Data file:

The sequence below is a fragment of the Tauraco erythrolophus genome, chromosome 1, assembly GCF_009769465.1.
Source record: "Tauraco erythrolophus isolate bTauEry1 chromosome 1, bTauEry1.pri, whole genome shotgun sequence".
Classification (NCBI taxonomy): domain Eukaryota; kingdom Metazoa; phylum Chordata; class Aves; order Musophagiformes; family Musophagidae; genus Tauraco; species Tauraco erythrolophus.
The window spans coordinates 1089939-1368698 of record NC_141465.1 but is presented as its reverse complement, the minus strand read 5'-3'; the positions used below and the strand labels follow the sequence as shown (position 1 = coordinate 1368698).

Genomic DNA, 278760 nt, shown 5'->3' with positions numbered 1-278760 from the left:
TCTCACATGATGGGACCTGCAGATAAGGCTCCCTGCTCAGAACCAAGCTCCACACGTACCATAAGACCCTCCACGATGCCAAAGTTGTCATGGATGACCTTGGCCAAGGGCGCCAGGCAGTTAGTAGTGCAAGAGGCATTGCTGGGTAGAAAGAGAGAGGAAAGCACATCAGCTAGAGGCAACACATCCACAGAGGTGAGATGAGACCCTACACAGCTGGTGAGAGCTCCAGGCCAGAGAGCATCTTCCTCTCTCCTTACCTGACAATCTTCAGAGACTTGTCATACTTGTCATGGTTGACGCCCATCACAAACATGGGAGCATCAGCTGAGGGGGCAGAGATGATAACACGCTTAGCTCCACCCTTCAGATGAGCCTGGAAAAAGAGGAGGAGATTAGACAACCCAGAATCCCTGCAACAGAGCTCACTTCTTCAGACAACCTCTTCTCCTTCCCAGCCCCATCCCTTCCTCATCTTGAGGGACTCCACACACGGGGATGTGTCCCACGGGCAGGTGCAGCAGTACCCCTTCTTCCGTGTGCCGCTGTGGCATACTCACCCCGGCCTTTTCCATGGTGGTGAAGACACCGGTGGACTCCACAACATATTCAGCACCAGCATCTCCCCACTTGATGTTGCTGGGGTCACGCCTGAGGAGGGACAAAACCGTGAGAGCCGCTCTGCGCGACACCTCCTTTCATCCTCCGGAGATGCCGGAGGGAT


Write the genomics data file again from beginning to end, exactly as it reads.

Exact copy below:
The sequence below is a fragment of the Tauraco erythrolophus genome, chromosome 1, assembly GCF_009769465.1.
Source record: "Tauraco erythrolophus isolate bTauEry1 chromosome 1, bTauEry1.pri, whole genome shotgun sequence".
Classification (NCBI taxonomy): domain Eukaryota; kingdom Metazoa; phylum Chordata; class Aves; order Musophagiformes; family Musophagidae; genus Tauraco; species Tauraco erythrolophus.
The window spans coordinates 1089939-1368698 of record NC_141465.1 but is presented as its reverse complement, the minus strand read 5'-3'; the positions used below and the strand labels follow the sequence as shown (position 1 = coordinate 1368698).

Genomic DNA, 278760 nt, shown 5'->3' with positions numbered 1-278760 from the left:
TCTCACATGATGGGACCTGCAGATAAGGCTCCCTGCTCAGAACCAAGCTCCACACGTACCATAAGACCCTCCACGATGCCAAAGTTGTCATGGATGACCTTGGCCAAGGGCGCCAGGCAGTTAGTAGTGCAAGAGGCATTGCTGGGTAGAAAGAGAGAGGAAAGCACATCAGCTAGAGGCAACACATCCACAGAGGTGAGATGAGACCCTACACAGCTGGTGAGAGCTCCAGGCCAGAGAGCATCTTCCTCTCTCCTTACCTGACAATCTTCAGAGACTTGTCATACTTGTCATGGTTGACGCCCATCACAAACATGGGAGCATCAGCTGAGGGGGCAGAGATGATAACACGCTTAGCTCCACCCTTCAGATGAGCCTGGAAAAAGAGGAGGAGATTAGACAACCCAGAATCCCTGCAACAGAGCTCACTTCTTCAGACAACCTCTTCTCCTTCCCAGCCCCATCCCTTCCTCATCTTGAGGGACTCCACACACGGGGATGTGTCCCACGGGCAGGTGCAGCAGTACCCCTTCTTCCGTGTGCCGCTGTGGCATACTCACCCCGGCCTTTTCCATGGTGGTGAAGACACCGGTGGACTCCACAACATATTCAGCACCAGCATCTCCCCACTTGATGTTGCTGGGGTCACGCCTGAGGAGGGACAAAACCGTGAGAGCCGCTCTGCGCGACACCTCCTTTCATCCTCCGGAGATGCCGGAGGGAT